(AsiaNews) - Tensions are rising in Jakarta, Java, as the date (20 September) of
the runoff in the capital's gubernatorial election approaches. The race is very
close and everything is good, even personal attacks, against other candidates. However,
there is a risk that it might become an ethnic and social confrontation. Billboards,
messages and video footage are being used to denigrate candidates running
against the incumbent governor, especially against a non-Muslim Chinese-Indonesian
who is running for the post of deputy governor. Imams and other religious leaders
have also stepped into the ring, telling their co-religionists not to trust
people who are not close to Islam.
Widodo (aka Jokowi) and his running mate Basuki Tjahaja Purnama (aka Ahok) are going
against outgoing Jakarta Governor Fauzi "Foke" Bowo. In the first round
of voting, the challengers harnessed 42.6 per cent of the vote, whilst Bowo got
only 34.05 per cent. The runoff is now an open match and the incumbent is not
certain of re-election.
The campaign took on an incendiary note when attacks began aimed at Basuki,
an ethnic Chinese from Solo (central Java) who also happens to be Christian.
The ongoing attempts to discredit him could however heighten tensions
between religious groups and ignite sectarian violence in a campaign that is
increasingly taking on a national dimension.
Jakarta has a history of majority Muslims attacking minority Chinese,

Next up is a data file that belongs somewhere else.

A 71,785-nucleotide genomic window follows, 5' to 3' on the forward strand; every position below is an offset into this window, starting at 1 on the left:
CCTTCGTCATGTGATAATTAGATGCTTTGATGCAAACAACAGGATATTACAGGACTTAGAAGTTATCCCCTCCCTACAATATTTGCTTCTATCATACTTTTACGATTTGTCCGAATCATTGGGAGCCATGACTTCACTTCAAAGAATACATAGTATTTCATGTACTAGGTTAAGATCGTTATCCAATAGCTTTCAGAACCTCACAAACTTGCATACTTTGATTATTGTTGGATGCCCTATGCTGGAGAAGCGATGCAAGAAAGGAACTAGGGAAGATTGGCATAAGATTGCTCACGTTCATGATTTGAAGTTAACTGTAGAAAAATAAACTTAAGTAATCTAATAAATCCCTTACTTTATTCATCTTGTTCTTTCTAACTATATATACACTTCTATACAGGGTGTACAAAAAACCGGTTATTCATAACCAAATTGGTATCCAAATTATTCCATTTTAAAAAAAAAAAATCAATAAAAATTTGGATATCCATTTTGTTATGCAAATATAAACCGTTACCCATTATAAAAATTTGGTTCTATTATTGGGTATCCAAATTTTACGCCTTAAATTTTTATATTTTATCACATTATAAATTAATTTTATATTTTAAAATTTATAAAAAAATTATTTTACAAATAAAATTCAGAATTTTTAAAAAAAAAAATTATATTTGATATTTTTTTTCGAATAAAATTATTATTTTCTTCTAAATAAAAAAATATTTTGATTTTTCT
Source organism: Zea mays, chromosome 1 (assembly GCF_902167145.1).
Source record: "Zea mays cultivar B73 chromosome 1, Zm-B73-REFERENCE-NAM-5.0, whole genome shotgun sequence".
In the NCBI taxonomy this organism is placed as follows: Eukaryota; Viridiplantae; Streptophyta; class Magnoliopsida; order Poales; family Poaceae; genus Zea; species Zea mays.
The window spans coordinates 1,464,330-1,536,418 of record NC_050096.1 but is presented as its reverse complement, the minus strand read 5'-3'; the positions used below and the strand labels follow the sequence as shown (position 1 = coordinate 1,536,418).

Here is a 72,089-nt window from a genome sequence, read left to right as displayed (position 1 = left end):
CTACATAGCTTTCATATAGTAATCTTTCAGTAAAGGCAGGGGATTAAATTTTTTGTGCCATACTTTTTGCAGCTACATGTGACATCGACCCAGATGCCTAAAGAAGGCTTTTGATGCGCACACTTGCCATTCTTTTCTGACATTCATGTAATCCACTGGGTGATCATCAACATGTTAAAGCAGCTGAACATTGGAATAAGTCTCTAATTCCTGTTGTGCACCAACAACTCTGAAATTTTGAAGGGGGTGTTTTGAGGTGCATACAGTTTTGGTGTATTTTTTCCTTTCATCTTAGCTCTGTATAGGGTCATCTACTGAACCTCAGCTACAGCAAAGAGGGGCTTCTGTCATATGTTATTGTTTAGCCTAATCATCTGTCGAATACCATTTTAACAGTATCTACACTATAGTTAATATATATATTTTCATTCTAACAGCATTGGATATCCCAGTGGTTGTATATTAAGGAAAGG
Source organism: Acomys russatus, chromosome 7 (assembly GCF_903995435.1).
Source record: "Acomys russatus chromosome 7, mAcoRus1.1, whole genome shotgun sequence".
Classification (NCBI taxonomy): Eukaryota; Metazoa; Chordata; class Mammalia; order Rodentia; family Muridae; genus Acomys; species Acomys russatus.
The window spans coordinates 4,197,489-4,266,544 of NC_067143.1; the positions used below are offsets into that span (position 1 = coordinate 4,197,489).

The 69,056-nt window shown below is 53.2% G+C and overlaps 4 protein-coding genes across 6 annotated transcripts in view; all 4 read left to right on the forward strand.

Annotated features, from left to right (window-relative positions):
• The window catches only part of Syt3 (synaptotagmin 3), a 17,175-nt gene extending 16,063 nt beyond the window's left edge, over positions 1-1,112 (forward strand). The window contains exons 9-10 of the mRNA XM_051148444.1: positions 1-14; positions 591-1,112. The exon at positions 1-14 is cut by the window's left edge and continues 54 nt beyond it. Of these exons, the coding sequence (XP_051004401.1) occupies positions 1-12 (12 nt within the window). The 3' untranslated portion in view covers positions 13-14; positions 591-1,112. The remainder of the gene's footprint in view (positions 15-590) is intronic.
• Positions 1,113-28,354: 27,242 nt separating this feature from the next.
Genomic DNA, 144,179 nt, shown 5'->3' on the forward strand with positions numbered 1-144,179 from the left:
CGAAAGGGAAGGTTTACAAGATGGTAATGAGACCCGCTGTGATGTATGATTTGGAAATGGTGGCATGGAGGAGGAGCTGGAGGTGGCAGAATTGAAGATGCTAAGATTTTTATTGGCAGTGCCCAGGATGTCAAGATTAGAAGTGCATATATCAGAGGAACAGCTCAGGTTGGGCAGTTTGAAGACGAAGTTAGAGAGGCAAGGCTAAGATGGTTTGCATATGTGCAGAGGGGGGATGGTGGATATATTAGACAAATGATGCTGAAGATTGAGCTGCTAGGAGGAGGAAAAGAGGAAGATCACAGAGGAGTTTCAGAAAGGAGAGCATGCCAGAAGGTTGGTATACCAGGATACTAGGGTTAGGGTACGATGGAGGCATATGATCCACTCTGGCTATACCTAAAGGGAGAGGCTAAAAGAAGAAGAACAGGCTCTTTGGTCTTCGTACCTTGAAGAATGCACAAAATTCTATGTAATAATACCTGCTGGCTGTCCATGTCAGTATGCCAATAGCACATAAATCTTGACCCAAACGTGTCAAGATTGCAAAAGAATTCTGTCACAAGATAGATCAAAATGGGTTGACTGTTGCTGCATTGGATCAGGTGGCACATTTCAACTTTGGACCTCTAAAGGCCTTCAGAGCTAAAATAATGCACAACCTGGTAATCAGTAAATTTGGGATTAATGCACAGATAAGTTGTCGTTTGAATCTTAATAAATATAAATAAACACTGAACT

both Christian and Buddhist. In May 1998, when Dictator Suharto still ruled the
country, thousands of people were victims of vicious and unprecedented violent
attacks that have regularly flared up ever since, evidence of the fragile
social fabric of the world's most populous Muslim country.
More and more voices can be heard, appealing to the population to vote
for candidates that are ethnic Betawi, i.e. native Jakartans, and Muslim, like Governor
Bowo, a moderate
in the city's politics.
against Basuki have come various quarters, including a musician. Similarly, during
his sermon in a mosque, a religious leader urged Muslims not to vote for the
In a not
so subtle message, a number of videos have
been posted on the Internet, showing the sectarian violence that rocked Jakarta
in 1998, reminding voters that this might happen again if an ethnic Chinese is
For his part, Jokowi has been attacked as an anti-Islamic, pro-Zionist